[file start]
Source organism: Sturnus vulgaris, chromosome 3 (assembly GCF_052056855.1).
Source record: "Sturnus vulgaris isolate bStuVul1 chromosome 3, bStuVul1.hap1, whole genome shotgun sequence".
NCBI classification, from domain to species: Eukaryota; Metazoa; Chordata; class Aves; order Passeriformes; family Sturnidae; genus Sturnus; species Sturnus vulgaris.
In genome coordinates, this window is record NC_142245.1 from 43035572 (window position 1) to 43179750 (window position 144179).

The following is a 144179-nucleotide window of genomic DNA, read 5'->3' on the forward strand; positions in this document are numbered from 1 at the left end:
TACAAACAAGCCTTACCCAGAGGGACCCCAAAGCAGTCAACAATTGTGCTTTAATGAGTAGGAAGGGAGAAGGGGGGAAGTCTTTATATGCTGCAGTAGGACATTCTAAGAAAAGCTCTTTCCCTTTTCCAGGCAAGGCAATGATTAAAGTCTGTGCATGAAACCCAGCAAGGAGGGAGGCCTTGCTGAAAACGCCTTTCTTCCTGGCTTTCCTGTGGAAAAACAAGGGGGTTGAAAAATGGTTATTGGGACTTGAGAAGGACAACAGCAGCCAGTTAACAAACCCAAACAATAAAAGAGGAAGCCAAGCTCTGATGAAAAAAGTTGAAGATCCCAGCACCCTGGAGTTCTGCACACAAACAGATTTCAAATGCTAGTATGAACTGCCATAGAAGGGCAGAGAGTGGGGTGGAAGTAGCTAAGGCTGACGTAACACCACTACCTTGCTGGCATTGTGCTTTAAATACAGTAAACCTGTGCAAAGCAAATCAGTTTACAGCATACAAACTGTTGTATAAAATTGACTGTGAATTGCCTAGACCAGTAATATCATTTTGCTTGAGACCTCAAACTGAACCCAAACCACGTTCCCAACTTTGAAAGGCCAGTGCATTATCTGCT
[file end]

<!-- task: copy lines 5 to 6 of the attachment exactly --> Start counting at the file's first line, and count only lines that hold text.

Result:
The following is a 144179-nucleotide window of genomic DNA, read 5'->3' on the forward strand; positions in this document are numbered from 1 at the left end:
TACAAACAAGCCTTACCCAGAGGGACCCCAAAGCAGTCAACAATTGTGCTTTAATGAGTAGGAAGGGAGAAGGGGGGAAGTCTTTATATGCTGCAGTAGGACATTCTAAGAAAAGCTCTTTCCCTTTTCCAGGCAAGGCAATGATTAAAGTCTGTGCATGAAACCCAGCAAGGAGGGAGGCCTTGCTGAAAACGCCTTTCTTCCTGGCTTTCCTGTGGAAAAACAAGGGGGTTGAAAAATGGTTATTGGGACTTGAGAAGGACAACAGCAGCCAGTTAACAAACCCAAACAATAAAAGAGGAAGCCAAGCTCTGATGAAAAAAGTTGAAGATCCCAGCACCCTGGAGTTCTGCACACAAACAGATTTCAAATGCTAGTATGAACTGCCATAGAAGGGCAGAGAGTGGGGTGGAAGTAGCTAAGGCTGACGTAACACCACTACCTTGCTGGCATTGTGCTTTAAATACAGTAAACCTGTGCAAAGCAAATCAGTTTACAGCATACAAACTGTTGTATAAAATTGACTGTGAATTGCCTAGACCAGTAATATCATTTTGCTTGAGACCTCAAACTGAACCCAAACCACGTTCCCAACTTTGAAAGGCCAGTGCATTATCTGCT